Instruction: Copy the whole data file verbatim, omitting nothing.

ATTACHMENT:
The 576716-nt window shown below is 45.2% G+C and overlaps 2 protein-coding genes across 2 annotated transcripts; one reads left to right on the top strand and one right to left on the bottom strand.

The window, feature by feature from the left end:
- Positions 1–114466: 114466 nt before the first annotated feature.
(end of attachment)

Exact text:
The 576716-nt window shown below is 45.2% G+C and overlaps 2 protein-coding genes across 2 annotated transcripts; one reads left to right on the top strand and one right to left on the bottom strand.

The window, feature by feature from the left end:
- Positions 1–114466: 114466 nt before the first annotated feature.